12.03.2012 Community

Chris Skogen is saving cycling


The Almanzo 100, now in its 7th year, draws more participants than any other bike race in Minnesota. The event comes together through an old school grass roots effort and honest sacrifice. There is no marketing budget, no sponsorship deals, and a shoestring production budget made up of donations and Chris' personal savings. But calling the Almanzo 100 a grass roots bike event doesn't quite do it justice. More time and effort go into every detail of this event than I've ever seen, regardless of price tag. If you race, Skogen will host you to a pre event dinner at the Spring Valley VFW, give you a branded race number, full color cue sheets and a custom race packet that graphic designers drool over. And one more thing for those of you who don't know, the Almazno 100 is absolutely free.

I sat down with Chris during his off-season to talk about the Almanzo, what it's taken to build, and what he has sacrificed along the way. Like usual, a conversation with Chris about bikes easily strays into a few hours talking about humanity, life, religion and the other depths his mind is fixed on. Skogen is as intense as he is shy. Get him rolling and he's guaranteed to drop a few philosophical bombs that will leave you thinking for a few days.

The Almanzo has been profiled by plenty of media outlets by now, last year a production crew invested some serious resources covering everything that happened on race day. A few hours trolling the Internet you can watch the film, see the photos and learn how hard 100 miles of farm country gravel really are. What you won't find is much about Chris. If you only see him that one Saturday in May you'd maybe assume being an event promoter pays his bills. The reality is, 364 days of the year, he works his ass off at a grocery store supporting a family that needs a whole lot more from Dad than a bike race.

When I press him about how much six years of the race has cost, he comes up with a total figure of 60 grand but quickly says, "it's more beneficial for me to focus on the positive elements". You would too if you spent that much of your hard earned cash ensuring people you don't really know had a good day on a bike.

If you pay attention to the narrative of his twitter feed you'll notice that when winter rolls around, he's ready to throw in the towel. "Every year between October and December I just don't want to do this anymore. It just takes so much from my life…but then someone reaches out and talks me off that ledge." That 'someone' are the scores of Almanzo disciples that beg him to keep it going. "I get reminded of how important this is to some people, and how much it's impacted them."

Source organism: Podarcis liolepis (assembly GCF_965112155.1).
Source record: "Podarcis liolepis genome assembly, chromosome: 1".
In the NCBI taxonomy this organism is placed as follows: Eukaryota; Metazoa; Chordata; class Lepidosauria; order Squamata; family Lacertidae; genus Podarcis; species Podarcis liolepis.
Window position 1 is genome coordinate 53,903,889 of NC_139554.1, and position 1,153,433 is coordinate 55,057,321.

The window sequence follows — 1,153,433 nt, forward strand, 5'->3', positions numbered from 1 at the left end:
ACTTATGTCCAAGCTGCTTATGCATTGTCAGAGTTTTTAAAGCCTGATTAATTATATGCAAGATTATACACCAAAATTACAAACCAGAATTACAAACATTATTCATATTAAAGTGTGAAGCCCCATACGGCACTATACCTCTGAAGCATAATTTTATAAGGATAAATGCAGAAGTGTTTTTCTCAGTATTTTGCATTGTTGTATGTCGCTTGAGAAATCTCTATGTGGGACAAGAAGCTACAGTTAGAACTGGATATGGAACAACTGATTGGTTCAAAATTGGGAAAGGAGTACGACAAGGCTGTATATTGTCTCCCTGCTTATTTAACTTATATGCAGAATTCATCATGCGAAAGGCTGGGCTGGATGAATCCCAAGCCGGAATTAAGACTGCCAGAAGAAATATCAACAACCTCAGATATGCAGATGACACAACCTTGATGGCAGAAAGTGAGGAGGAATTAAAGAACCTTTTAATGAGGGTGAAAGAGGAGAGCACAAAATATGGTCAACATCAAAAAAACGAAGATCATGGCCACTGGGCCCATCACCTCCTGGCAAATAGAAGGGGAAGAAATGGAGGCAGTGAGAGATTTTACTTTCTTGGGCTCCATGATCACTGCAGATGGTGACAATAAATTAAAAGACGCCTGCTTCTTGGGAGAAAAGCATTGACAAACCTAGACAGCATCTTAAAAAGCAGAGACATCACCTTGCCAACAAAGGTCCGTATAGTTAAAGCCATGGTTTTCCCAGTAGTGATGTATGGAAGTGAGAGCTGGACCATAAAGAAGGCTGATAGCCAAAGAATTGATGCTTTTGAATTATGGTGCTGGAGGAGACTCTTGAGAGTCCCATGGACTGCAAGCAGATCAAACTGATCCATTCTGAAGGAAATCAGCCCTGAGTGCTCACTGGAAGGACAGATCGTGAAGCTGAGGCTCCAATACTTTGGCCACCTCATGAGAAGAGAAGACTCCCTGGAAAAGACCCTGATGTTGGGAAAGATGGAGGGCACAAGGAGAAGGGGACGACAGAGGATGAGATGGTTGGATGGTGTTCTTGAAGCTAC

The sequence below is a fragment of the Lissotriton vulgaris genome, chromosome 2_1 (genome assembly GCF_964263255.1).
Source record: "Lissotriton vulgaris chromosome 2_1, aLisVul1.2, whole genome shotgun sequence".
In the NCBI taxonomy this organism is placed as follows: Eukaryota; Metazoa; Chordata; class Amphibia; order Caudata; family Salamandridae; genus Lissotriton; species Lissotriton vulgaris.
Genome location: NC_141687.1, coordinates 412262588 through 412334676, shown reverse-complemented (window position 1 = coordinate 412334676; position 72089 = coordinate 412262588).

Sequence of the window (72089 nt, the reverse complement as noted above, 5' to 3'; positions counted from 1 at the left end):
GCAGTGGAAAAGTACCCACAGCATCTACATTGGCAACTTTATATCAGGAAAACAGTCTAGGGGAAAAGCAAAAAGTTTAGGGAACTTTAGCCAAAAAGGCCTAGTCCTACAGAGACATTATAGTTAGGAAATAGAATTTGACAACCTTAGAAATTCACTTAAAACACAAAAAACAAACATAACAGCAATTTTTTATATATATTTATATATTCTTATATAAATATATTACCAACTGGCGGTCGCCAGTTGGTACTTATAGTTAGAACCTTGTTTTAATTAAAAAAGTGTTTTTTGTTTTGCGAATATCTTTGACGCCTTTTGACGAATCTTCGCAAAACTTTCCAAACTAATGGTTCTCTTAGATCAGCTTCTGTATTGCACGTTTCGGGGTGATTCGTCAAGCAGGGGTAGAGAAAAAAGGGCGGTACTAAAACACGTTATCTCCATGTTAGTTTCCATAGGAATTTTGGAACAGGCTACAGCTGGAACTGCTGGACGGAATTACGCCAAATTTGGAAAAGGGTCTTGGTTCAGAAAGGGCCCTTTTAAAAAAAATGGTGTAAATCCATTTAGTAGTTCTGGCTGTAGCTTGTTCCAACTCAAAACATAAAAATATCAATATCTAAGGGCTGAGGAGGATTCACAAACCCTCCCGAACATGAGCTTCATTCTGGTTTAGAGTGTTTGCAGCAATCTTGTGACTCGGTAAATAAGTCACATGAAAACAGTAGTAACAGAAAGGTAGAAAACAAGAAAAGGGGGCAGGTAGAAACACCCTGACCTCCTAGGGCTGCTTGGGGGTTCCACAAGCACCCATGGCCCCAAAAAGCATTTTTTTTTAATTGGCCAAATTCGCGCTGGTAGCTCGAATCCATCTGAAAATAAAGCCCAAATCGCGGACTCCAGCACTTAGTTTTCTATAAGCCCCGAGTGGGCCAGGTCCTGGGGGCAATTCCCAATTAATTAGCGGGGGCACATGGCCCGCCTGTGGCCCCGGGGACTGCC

He's not the kind of guy who can do anything half assed. On race day, he waits at the finish line, for as long as it takes, to shake every participants hand as they cross the line (that meant 17 hours in 2011).

The handshake at the end is the signature on the deal…you just finished something that's hard. Whether it's the hills, soft roads, or the wind that sucks…it's hard and that's amazing. If I invite you to do something it's my responsibility to acknowledge your presence. Whether it's 4 people or 800 I'll stay out there till everybody comes in. I'd hug everybody, but I'm not a hugger so much.

You can't talk to Chris about the Almanzo without getting into spiritual territory. He approaches the event with a reverence normally reserved for religion. Chris is a rare breed, operating with truly pure intention and motivation. "Every other race is about the podium, three people…three people can't grow the sport. If I can make something about everyone, why wouldn't you want to be a part of it?" And that's the catch, he genuinely cares that every single rider experiences something through the event that leaves them a different person than when they arrived.

This approach has inspired hundreds of cyclists and helped The Almazno grow exponentially year after year. Skogen expects over 1,000 entries in 2013. When I asked him why he thinks his event is growing while others stagnate, his answer is simple, "I've made it accessible…I've made the idea of racing accessible, to people who never would have thought of themselves as racers."

If you line up at the Almanzo, whether you're fast or slow, as long as you're on a bike Chris thinks it's amazing. "You see" Chris says, "if your bike is falling apart, that's awesome, race it. If you have a new carbon – whatever – that's awesome, race that. It doesn't matter what you have, it matters what you're doing with it." That attitude will be reflected on race day. Dozens of Cat 1 & 2 road racers will claim front row positions hours before the start while others line up at the back proud to be riding 100 miles for the very first time. Whatever the reason you're there, it doesn't really matter, only that you're there.

When I asked Chris what he hopes the race can become his response was simply this, "that it can just exist. I hope that if the first Saturday after mothers day is coming up, people think, I have to go to Spring Valley."